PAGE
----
These expats are in the most straightforward situation. Not filing was an innocent error, and they can simply backfile their missing one or two tax returns to catch up.
The second group consists of expats who have also just discovered that they have to file US taxes from abroad from a source other than an IRS letter, but who have missed filing more than two tax returns. Whether they have missed three years or twenty, the Streamlined Procedure program is often the best way for these expats to catch up.
The third group consists of expats who have received a letter from the IRS requesting an explanation for why they haven’t been filing. These expats should keep calm and consult an expat specialist CPA or attorney to ensure that respond and plan the best path forward possible.
The fourth group consists of expats who were aware of the requirement to file but didn’t. This may mean that they ignored an IRS letter, or that they behaved in a way that could be construed as having willfully avoided their responsibilities, such as by concealing income, or establishing a scheme to conceal their offshore accounts or assets.
This last group should consult with a reputable and experienced tax attorney to ensure that they are fully represented with their subsequent negotiations with the IRS. Most often a negotiated settlement is possible.
Qualifying for the Streamlined Procedure
Of the four groups mentioned above, the second, those for whom the Streamlined Procedure is the best way forward, is by far the biggest.
To qualify for the Streamlined Procedure, the filer must be a US citizen or green card holder who is resident abroad and who hasn’t been willfully avoiding filing. These last two requirements need a little further clarification.
In terms of being resident abroad, the IRS requires that the taxpayer must have been outside of the US for at least 330 days in at least one of the three years that they are filing the Streamlined Procedure for.
The 330 days must be 330 full 24-hour periods outside of the US (and its territories, including Puerto Rico).
The other qualification that requires further clarification is that of whether an expat hasn’t previously been filing willfully or non-willfully.
The IRS definitions of willful and non-willful behaviour are:
- “Non-willful conduct is conduct that is due to negligence, inadvertence, or mistake or conduct that is the result of a good faith misunderstanding of the requirements of the law”
Willful conduct meanwhile is “ the voluntary, intentional violation of a known legal duty.”
If the IRS looks more closely for evidence of willfulness, they may take into account whether someone has a financial planner or accountant familiar with US tax law (in which case they probably knew about the requirement to file), whether they were honest in their correspondence with their financial planner or accountant in terms of declaring their assets and income, whether they are tax compliant in their country of residence, what types of investments they have (as more complex investment structures imply specialist advice), and whether they have previously filed a US tax return from abroad (in which case they knew they were supposed to).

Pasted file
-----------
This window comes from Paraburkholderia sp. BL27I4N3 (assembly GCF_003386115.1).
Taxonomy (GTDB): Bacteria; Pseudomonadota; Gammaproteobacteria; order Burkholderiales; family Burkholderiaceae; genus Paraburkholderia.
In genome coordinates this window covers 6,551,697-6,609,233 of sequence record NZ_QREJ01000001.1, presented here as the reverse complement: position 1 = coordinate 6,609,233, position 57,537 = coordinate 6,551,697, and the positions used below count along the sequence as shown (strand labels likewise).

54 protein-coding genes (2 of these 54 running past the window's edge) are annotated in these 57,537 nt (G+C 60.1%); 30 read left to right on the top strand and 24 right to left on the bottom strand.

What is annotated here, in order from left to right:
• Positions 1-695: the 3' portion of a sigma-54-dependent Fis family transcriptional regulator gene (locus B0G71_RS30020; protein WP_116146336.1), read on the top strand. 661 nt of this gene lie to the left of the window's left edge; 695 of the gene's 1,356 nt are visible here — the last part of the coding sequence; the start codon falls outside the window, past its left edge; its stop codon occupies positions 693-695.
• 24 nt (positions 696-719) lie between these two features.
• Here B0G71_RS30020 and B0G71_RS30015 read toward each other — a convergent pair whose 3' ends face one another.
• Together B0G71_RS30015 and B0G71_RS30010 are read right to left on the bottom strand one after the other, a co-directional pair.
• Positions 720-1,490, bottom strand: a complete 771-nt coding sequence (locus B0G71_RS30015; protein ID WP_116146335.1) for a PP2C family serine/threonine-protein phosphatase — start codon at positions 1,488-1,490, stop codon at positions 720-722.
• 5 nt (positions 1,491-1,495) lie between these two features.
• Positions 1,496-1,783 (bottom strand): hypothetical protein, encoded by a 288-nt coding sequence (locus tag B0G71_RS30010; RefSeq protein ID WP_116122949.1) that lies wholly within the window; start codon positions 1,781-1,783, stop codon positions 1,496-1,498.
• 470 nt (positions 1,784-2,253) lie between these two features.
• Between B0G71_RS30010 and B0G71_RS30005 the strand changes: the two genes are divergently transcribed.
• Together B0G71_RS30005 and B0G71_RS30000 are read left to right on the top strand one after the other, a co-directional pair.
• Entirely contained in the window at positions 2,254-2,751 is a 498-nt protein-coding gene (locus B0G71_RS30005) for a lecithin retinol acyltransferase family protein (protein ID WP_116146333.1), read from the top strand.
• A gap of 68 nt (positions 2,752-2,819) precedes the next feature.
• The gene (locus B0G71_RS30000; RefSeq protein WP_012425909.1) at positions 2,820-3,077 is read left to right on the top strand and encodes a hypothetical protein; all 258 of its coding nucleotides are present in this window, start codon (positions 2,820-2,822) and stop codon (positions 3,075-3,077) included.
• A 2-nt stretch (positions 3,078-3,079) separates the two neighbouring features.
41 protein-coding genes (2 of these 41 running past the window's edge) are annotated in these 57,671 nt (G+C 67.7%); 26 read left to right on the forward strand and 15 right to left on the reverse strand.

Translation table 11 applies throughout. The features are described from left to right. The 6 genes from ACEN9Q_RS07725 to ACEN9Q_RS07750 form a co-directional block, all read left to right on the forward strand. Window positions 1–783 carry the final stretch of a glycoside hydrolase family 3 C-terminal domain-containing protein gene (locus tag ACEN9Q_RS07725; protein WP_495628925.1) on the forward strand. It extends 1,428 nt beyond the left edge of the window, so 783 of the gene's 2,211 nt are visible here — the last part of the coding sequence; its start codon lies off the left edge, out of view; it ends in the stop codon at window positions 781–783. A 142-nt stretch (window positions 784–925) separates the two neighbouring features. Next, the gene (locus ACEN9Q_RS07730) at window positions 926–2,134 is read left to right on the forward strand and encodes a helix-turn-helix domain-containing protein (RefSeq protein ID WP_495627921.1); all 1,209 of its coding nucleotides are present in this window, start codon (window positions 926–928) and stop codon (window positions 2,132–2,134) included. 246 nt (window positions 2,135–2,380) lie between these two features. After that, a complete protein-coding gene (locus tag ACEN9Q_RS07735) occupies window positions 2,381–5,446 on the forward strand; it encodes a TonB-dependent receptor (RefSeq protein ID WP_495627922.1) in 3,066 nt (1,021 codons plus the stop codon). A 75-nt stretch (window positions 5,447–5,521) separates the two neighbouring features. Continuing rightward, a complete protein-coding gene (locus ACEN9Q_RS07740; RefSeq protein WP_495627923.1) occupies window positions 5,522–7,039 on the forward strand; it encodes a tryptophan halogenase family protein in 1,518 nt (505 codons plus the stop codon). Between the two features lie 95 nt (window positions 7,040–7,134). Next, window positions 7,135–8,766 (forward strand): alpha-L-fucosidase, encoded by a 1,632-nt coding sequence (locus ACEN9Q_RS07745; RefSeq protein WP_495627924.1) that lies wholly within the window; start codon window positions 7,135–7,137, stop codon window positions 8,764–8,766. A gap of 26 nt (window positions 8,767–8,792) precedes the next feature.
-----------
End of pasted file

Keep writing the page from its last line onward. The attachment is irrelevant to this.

The IRS also considers Reckless Disregard and Willful Blindness to be willfulness, which is to say someone who could or should have known that they were supposed to file, but remained intentionally ignorant by not asking obvious questions. This is why the IRS might consider someone who has a financial planner as not meeting the Streamlined Procedure requirement of non-willfulness.
That all said, most expats who aren’t US tax compliant are genuinely unaware of the rules. If in doubt about whether your not filing was willful or non-willful, please get in touch.
Benefits and caveats of the Streamlined Procedure
The Streamlined Procedure allows expats who were unaware of the requirement to file US taxes from abroad to catch up without facing any penalties. Specifically:
- No late filing penalty
- No late payment penalty
- No penalties for late filing the FBAR.
- No accuracy-related penalty
- No penalties for late filing information returns
There are two main caveats worth mentioning though. Firstly, expats who owe any US tax after catching up with their US tax filing using the Streamlined Procedure will be required to pay interest on their back tax payments. That said, most expats won’t owe any US tax in practice once they have claimed one or more IRS provisions such as the Foreign Tax Credit and the Foreign Earned Income Exclusion, depending on their circumstances of course.
The second caveat is that the Streamlined Procedure doesn’t protect expats from future scrutiny or prosecution relating to the years that they weren’t compliant, so that in theory if evidence of misdoing arose later the IRS could start looking more deeply into an expat’s past finances again at any time in the future. So the Streamlined Procedure is not strictly speaking an amnesty program, however for most expats who are genuinely innocent of wrongdoing it offers a straightforward and penalty free path to compliance.